This past Sunday morning at church, we worked on a service project during our Adult Education hour. The project was a sock drive for the Ally League, an entity created by my sister back in 2019 to show support for my daughter Ally who was fighting glioblastoma. Ally was a great kid, a lover of all things comic book related (preferring DC over Marvel, of course) and a warrior. She remains the strongest person I know. And her optimism, despite a harrowing diagnosis, continues to inspire many, myself included. After Ally died in May 2020, the Ally League decided to ask for donations for colorful, patterned socks to give to kids at Children’s Mercy Hospital. You see, Ally loved socks, loved kids, and loved helping others. She would be thrilled to see that we celebrate her life by donating socks to kids fighting illness just like she did.
But back to the project. As we were separating and counting socks, I was asked to speak about the Ally League. I hadn’t prepared anything, although I do better speaking off the cuff anyway. I’m a teacher and writer, so finding the right words is usually not a problem. But I was feeling particularly tender this morning, and when I was asked to share about the Ally League and our sock drive, I cried. I had to pause and collect myself. I tried to convey the meaning of the Ally League and why it is special to me, but I don’t think I did it justice. Instead, I came home and decided to write about it. Reflect. Take time to say what I need to say in the way I want to say it. Here goes.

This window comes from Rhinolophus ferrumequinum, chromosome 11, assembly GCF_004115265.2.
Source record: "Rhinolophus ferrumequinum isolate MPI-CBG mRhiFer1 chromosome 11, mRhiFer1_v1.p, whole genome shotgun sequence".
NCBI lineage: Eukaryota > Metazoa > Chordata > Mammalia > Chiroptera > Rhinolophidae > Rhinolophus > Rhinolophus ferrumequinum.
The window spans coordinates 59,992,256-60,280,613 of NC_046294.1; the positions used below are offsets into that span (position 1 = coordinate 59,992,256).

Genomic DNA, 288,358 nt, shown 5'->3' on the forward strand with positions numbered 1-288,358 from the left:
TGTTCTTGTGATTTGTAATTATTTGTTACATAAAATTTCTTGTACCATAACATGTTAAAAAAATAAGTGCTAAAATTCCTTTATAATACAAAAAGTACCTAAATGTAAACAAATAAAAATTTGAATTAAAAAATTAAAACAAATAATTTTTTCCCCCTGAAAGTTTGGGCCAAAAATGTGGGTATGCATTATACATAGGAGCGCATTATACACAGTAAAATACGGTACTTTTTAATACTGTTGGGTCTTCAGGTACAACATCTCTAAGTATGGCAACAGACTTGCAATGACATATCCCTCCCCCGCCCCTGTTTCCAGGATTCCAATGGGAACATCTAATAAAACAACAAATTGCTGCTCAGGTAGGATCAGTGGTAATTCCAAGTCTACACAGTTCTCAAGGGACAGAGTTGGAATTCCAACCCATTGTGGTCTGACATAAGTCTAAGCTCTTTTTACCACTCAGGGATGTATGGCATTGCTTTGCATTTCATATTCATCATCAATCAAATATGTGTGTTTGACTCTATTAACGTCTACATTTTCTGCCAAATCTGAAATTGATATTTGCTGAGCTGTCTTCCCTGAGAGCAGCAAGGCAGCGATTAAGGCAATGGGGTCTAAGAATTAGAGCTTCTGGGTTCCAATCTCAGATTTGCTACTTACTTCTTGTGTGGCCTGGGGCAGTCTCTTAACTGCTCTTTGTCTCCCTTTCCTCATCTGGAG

In August of 2019, my sister created an Ally League Facebook page https://www.facebook.com/allyleagueforever and thus the Ally League was born. The Ally League was a place where I could go to share information. It was a place where we could rally the troops in supporting Ally’s fight. We first used this page to form a team for Head for the Cure, an organization that raises funds to fight brain cancer.
Head for the Cure 2019 was the absolute best. Ally was still with us, radiating hope and positivity, inspiring her tribe. We had a crazy number of folks — church friends, neighbors, my own friend group, family, Ally’s besties — all come out in support. Our youth pastor Chuck brought communion, and those of us who wanted to lined up to partake before the race. Ally was in a wheelchair, and I was fully prepared to push her the 3.1 miles. I was grateful for the opportunity to raise money toward this horrible disease and honor my sweet girl.
Before the Head for the Cure race, we hugged, celebrated Ally, silently cursed brain cancer, and surrounded Ally with love and hope and joy. Unfortunately, right before the race, a rain storm rolled in. Instead of walking the race, we all took shelter. My family and several friends headed to Einstein Bros to enjoy a bagel and a little fellowship. (After all, Ally did love her carbs.) I’m not sure the walk itself was important that year. It was the gathering of people who loved Ally, the circle of support, that mattered the most. This was when the Ally League was formed. And though Ally is gone, our group remains.